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Because this is Spidey’s “Homecoming” (haaaa) to the MCU, there are MCU references everywhere. Hell, there are even Spider-Man comic references everywhere. This movie takes place a few months after Civil War and we get to see a little bit of an “aftermath”. Robert Downey Jr. is, as most of you know, in this movie..but not as much as you would think, thankfully. He has a presence as a mentor and that is it, there’s no epic showdown with villains vs Ironman and Spider-Man despite what the PR might make you believe. Despite this, Marvel Studios comes swinging with this movie to say “Hey. Guess what. We have Spider-Man now.”…which actually brings me to my cons with this movie.

While the “MCU-building” aspect is cool…at times this movie can feel more like a “Marvel movie” rather than a “Spider-Man movie”. We’re all familiar with the MCU setup movies that don’t stand alone very well, and Homecoming has slight hints of this. Spider-Man IS the Marvel Comics poster-boy, so I kind of assumed that this story would be more grounded in his reality than it already was. While the light-heartedness was great, the movie lacked a sense of intensity and subtlety when it would’ve been appropriate, and most of the events didn’t feel as consequential. This is where I veer off from what others are saying in me saying that I wanted MORE. There was one scene between Toomes and Peter without their super suits that has so much tension..but that was the most that movie went in that direction where I feel like it had more potential. Spider-Man is a great character and I feel like at some point, the decision was made to play it safe with certain parts of the story. To be honest, I’m having trouble explaining why I was so bothered at some points…but I wanted to get this review out as quickly as possible so I hope I’m making sense (edits will be marked).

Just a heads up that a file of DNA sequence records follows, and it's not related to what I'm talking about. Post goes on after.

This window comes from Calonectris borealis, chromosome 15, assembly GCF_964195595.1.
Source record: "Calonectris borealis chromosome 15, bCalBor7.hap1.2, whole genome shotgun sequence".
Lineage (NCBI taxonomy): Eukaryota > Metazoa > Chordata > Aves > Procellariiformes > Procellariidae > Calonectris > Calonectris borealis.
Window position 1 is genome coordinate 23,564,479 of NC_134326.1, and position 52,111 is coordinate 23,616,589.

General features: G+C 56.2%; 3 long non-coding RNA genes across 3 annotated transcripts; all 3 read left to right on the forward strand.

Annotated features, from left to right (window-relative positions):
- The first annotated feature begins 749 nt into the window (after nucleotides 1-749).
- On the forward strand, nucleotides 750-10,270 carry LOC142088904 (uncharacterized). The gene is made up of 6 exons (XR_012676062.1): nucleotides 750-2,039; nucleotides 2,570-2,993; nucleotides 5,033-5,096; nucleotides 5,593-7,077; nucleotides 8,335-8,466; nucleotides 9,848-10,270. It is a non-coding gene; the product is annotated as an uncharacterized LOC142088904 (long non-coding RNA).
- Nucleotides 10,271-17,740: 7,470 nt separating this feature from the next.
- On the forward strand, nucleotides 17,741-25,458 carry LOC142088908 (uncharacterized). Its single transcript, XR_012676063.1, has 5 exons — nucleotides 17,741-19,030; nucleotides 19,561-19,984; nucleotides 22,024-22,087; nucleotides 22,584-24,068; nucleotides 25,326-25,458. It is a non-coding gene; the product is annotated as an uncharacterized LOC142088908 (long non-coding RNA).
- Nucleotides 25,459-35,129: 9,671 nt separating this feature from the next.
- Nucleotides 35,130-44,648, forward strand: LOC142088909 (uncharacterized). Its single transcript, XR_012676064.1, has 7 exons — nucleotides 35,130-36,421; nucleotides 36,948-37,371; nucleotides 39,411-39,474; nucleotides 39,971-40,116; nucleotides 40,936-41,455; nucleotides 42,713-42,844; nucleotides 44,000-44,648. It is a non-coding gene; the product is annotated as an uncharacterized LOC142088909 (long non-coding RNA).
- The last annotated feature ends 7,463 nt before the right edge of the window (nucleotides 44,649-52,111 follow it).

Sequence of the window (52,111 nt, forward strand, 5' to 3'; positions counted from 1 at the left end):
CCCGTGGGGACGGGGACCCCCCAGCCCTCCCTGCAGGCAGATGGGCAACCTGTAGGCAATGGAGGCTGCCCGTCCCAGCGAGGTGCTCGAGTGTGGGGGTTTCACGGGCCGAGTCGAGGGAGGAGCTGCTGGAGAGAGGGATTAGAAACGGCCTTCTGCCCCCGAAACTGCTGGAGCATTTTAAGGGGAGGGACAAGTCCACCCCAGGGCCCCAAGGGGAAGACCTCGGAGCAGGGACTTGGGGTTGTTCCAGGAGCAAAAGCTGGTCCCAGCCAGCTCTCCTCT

Also, this isn’t really a point about the movie…more about the marketing…but DAMN, trailers really messed this one up. I can honestly say that the less of the trailers/PR you ate up will mean a better time for you when watching Homecoming.

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“Spider-Man: Homecoming” has its moments where it very much feels like a product of a cinematic universe, but more than makes up for it with moments of charm and the understanding of a different kind of hero. I’m giving Homecoming an 8.5/10.

 

Hype for Homecoming: What We’ve Seen from Tom Holland

Part 5 of 5: You have the right to remain silent!

So my first bit of exposure to Tom Holland was seeing him at the red carpet premier for “Captain America: Civil War” and I thought…wow…this guy is…straight up a kid. The dude LOOKS like he’s in high-school, he was 19 at the time.  As for his few minutes of screen-time in Civil War…he nailed it. It felt like the Peter/Spidey I remembered from “Spectacular Spider-Man” the TV show was real. I think Holland has potential to be the best Peter Parker AND Spider-Man to take the big screen.

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  • Right off the bat we see him as an awkward kid, meeting someone as iconic as Tony Stark. I always am a sucker for the little things, and what I love here is Peter eventually goes “Wait, so does this grant have like…money involved..?”. This kid is from a low-income family…and his 10 minutes of fame nails that. Not only is his suit kinda crappy when Tony finds it, but his web-shooters are really clunky too…suggesting he probably built it from dumpster parts like his other tech in his room.
  • I’m gonna just drop quotes at points because whoever wrote Peter’s dialogue understood the character SO WELL.